There are so many things you should and shouldn’t do when you’ve got blood cancer. While i’ll save that diatribe for another post, right now I wanted to touch on some things which frustrate me as I go through this ‘experience’. (Let’s not call it a journey folks, unless you’re comparing my journey to a trip along the death road in Peru).
How are you? Really, in yourself, how are you? : I mean, what the heck – i’m all about being positive and uplifting in mindset – but asking me how my inner self really is ? I just said “I’m fine, great actually” . This means “None of your damn business, stop asking” . My number one pet peeve. Do you expect me to be some enlightened saggy titted yogi squatting over a tatami mat and being all worldly? Yes? Well think again.
“Oh I really want to do something but I just don’t know how to act around you” – what you WISH your friends would say to you instead of being awkward. PLEASE say this so I can give you some direction on how you can help me.
Touching me on the shoulder softly, almost like you’re terrified of hurting me, looking forlornly into my eyes and then opening your mouth to sigh sympathetically . This is what I call – The Cancer Death Touch – It implies that you’re not only worried about physically hurting the person by touching them, but that you might “catch something”. It’s the kind of touch the grim reaper gives when he’s tagged you as next. It’s creepy when you touch us like this, please, don’t do it.
Sending links to unscientific sites that cite ‘cancer cures’ and ‘X/Y/Z GIVES YOU #ALLOFTHECANCER ZOMG’. Especially if that site has links to American TV Doctors like that fuckwit ‘Dr Oz’. Yeah of course it’s true if you read it on the internet – but spare a thought for your friend going through chemotherapy treatment. They’re probably shit scared, terrified of whether it’s working, they don’t need to be force fed bullshit about coconut oil or oregano carvacols curing their tumour growth. I’m fortunate in that I have a scientific mind and have spent many many many hours pouring over research, comparing & contrasting the pros/cons/benefits & risks of using Chemotherapy to try and (hopefully) cure my blood cancer. I opted to do it because the stats say there’s hope. Drinking kale and Acerola may make me ‘feel’ better, and my wallet lighter – but it’s not going to stop my bone marrow producing abnormal Paraproteins which are trying to kill me. So, I say this with the utmost scientific authority : SHUT UP.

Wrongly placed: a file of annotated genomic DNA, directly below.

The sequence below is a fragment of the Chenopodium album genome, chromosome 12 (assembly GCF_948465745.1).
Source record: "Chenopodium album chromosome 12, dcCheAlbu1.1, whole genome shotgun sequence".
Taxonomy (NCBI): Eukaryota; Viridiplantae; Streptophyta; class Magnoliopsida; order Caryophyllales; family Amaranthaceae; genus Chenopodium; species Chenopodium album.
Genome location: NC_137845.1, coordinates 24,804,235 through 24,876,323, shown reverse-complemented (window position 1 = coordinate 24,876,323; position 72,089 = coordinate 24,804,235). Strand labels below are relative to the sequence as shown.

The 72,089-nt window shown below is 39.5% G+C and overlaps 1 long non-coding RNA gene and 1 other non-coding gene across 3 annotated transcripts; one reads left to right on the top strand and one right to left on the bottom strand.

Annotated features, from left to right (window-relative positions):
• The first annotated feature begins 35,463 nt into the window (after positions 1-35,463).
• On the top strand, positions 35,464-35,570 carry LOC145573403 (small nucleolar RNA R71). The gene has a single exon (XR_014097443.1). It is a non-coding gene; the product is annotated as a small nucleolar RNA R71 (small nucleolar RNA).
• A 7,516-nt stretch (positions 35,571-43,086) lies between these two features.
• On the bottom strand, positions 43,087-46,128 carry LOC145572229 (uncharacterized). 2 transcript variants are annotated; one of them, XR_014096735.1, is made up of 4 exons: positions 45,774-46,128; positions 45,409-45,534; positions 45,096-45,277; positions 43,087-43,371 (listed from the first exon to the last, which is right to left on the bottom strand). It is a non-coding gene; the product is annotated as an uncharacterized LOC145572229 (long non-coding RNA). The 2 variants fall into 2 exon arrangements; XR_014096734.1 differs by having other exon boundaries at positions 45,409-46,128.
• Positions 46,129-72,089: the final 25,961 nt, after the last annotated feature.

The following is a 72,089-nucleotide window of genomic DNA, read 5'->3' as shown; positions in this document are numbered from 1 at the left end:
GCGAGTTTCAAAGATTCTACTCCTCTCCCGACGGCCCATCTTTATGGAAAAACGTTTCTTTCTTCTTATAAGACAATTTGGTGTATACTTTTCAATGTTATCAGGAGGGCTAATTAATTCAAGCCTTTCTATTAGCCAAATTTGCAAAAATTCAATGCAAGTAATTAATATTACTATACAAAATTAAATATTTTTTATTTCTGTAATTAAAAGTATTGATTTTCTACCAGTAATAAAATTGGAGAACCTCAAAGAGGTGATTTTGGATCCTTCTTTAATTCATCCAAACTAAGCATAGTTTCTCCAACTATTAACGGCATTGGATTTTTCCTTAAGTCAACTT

Telling us to take it easy and rest up: Yes, this is great advice, and I do this every day when I sleep, in fact sometimes I have a nap during the day, especially if i’ve been at the gym or for a long walk fighting people in the supermarkets. You mean well, I get this, but cancer patients are already told what to do 90% of their awake time, don’t be an asshole by adding to it.
“My thoughts & Prayers are with you” – First of all, thoughts and prayers don’t treat disease, they don’t pay bills, they don’t help your friend out when they’re having a particularly debilitating day where they have barely enough energy to get up and shower, let alone cook a meal. It’s all so easy in this ‘like and share’ social media influenced world to drop a token ‘thoughts & prayers’ in someones day – how about helping? Can’t help physically? Offer to raise funds – or drop a few hundred in their bank account so they can eat next week. Bills don’t stop while you go through cancer treatment.
The list of no-no’s could go on and on and on, and sure this reads a little angry and ranty, but don’t confuse real talk with steroid induced anger.
Spare a moment for the person in your life that is enduring this, they may not let on exactly how much it’s affecting them, because they want to appear brave and that they can handle it. I can categorically tell you – I AM SHIT SCARED about the next stages of my treatment. Why? Well, because they may very well kill me. And i’m way too young and pretty to be leaving this planet just yet.
Next up on The Healthy Wog: Exercising while undergoing chemo treatment for Blood Cancers. What’s worked for me, what hasn’t.